The news is that the US population has slowed to the lowest rate in 70 years. Why and under that condition is that good news? Maintaining an optimal relationship between population size and demographics with resources should be an economic imperative. That includes consideration for immigration policy and reform about which we hear little from Congress.
First, if you are a capitalist and believe in ever expanding markets and ever expanding growth that is predicated, in part, on ever expanding population, you may not like this news. Second, if you are aware that we have an actuarial problem with more and more people retiring and fewer people in the workforce to support them, your concern will increase.
Under the present mixed capitalist American economic paradigm, population growth rate and demographic factors combine with others that challenge the status quo. Many conservatives respond with retrenchment, trying to hold onto what they have. Adaptive and thinking persons seek a more sustainable economic paradigm.
- America can and must change the economic rules under which we operate.
- Commit to optimizing return on national resources to ensure a good life for all
- Commit to what Dr. John Ikerd calls “Sustainable Capitalism”
- Initiate an all-in renewable energy strategy that transforms the US economy away from petroleum on a fast track
- Catalyze American economic renewal with redesigning the way that we live and work around the new paradigm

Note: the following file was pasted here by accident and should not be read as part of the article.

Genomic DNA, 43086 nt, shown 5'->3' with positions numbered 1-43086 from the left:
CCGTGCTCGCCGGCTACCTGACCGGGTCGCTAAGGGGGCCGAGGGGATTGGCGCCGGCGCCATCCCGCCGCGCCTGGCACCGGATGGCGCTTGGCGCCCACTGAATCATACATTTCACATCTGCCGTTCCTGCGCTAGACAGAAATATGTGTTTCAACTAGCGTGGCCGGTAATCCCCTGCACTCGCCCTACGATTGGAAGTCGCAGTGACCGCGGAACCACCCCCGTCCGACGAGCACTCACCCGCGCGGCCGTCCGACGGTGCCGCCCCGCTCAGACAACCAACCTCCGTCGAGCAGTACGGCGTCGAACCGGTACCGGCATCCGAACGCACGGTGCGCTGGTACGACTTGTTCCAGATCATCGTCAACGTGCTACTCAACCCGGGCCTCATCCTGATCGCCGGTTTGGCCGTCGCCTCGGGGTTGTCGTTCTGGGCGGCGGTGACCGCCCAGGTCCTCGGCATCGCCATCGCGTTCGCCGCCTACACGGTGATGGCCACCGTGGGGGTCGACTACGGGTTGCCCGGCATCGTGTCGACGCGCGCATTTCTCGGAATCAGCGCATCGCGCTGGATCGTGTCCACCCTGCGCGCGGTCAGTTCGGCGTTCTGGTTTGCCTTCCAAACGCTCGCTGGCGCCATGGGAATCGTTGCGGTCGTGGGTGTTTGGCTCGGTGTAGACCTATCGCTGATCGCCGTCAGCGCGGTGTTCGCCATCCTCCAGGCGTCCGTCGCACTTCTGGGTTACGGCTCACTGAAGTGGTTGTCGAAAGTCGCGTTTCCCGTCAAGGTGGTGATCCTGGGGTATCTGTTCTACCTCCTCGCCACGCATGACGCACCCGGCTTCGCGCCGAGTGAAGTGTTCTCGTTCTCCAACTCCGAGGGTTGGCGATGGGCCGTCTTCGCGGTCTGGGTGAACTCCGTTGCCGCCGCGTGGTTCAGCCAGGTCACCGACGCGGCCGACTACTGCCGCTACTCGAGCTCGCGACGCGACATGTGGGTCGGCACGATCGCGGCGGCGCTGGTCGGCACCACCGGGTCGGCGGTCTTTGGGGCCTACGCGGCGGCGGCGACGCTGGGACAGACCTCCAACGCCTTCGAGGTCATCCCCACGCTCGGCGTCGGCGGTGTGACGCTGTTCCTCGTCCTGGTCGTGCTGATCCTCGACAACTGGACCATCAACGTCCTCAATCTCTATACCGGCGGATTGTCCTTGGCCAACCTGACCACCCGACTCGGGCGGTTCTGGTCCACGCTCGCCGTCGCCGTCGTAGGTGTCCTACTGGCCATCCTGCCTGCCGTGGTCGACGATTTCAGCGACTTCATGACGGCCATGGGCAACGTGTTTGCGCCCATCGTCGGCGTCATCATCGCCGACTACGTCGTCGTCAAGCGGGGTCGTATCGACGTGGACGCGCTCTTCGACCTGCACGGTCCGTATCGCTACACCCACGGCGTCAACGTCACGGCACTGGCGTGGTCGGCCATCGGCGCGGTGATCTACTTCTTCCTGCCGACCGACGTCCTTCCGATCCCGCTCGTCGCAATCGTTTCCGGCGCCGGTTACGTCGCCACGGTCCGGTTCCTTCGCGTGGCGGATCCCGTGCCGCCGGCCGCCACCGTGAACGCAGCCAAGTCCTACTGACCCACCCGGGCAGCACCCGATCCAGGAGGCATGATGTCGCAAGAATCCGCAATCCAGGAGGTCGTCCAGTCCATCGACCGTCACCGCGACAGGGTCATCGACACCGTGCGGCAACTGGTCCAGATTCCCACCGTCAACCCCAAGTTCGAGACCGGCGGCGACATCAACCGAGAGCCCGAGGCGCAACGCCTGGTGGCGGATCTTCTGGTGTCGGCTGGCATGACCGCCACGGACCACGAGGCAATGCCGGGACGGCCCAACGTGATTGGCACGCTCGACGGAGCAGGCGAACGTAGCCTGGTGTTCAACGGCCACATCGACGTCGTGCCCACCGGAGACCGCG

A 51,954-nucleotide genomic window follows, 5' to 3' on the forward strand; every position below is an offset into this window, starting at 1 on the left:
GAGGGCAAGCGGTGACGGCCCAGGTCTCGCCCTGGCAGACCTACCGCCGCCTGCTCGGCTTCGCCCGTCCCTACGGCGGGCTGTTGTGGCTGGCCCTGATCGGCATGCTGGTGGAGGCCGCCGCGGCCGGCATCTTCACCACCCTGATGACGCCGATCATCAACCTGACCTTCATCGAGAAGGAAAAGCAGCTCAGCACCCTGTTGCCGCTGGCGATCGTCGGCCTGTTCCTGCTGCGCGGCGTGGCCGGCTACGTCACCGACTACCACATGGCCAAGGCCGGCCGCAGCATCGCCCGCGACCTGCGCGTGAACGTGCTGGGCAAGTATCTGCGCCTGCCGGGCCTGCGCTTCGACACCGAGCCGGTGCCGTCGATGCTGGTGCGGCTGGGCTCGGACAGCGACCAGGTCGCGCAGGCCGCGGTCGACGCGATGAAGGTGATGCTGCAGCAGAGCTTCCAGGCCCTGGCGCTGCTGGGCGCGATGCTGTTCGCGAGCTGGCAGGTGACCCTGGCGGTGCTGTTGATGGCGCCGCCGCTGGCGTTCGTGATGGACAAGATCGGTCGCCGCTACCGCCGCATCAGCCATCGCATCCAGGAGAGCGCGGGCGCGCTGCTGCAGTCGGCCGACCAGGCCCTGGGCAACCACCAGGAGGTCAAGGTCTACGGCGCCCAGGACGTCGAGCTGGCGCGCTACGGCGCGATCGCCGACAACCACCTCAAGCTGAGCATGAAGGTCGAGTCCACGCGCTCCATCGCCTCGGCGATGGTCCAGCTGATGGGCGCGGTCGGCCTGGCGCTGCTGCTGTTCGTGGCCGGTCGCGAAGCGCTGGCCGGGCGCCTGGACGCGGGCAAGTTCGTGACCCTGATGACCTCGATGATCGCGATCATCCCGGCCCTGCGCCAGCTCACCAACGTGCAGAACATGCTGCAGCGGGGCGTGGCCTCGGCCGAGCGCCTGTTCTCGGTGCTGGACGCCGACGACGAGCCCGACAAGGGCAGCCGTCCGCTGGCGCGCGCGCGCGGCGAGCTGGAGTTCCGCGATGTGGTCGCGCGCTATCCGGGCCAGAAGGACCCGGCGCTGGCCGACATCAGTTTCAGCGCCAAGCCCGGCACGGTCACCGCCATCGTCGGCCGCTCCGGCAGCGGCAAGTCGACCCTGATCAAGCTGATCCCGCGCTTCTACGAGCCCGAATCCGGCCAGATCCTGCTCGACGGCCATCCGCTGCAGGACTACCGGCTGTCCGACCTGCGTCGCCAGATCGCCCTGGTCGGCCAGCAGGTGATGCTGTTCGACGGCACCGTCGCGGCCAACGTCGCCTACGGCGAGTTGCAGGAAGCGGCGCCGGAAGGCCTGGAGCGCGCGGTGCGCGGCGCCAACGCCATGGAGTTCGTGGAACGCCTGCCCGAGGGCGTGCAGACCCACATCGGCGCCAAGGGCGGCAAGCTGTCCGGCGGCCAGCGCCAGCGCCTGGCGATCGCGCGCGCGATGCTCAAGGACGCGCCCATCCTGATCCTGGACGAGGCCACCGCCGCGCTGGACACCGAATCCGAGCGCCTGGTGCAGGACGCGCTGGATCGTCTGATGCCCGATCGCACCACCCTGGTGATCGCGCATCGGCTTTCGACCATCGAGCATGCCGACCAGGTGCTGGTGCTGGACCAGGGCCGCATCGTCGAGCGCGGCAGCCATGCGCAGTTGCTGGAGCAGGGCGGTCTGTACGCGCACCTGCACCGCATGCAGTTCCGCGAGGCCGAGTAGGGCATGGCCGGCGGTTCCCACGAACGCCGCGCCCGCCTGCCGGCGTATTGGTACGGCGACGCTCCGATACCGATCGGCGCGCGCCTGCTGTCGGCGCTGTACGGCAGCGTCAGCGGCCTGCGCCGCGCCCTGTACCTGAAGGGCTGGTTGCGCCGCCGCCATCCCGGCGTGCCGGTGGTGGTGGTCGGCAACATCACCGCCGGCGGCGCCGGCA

- Achieve balance between the pursuit of individual wealth with social and environmental responsibility
Read this great report by Aaron Souppouris from US and World Report.
In a different report, DuPont's CEO sees opportunity in global population growth. Of course she does because she and her company are examples of corporate irresponsibility.
“US population growth slows to lowest rate in more than 70 years
By Aaron Souppouris on December 31, 2013 05:33 am
The US population grew by just 2.26 million in the twelve months leading to July 1st 2013, according to estimated figures released by the Census Bureau. That represents a 0.72 percent year-over-year increase, which the New York Times reports is the lowest rate in "over seven decades."
An aging population is to blame for the continually slowing rise — the rate been gently falling, and has been below 0.75 percent since 2011. Compared to global population growth, which is currently estimated at 1.1 percent, the US is slower, but it remains faster than much of Europe and China. The Census Bureau estimates a child will be born every 8 seconds in the US this January, while someone will die every 12 seconds.”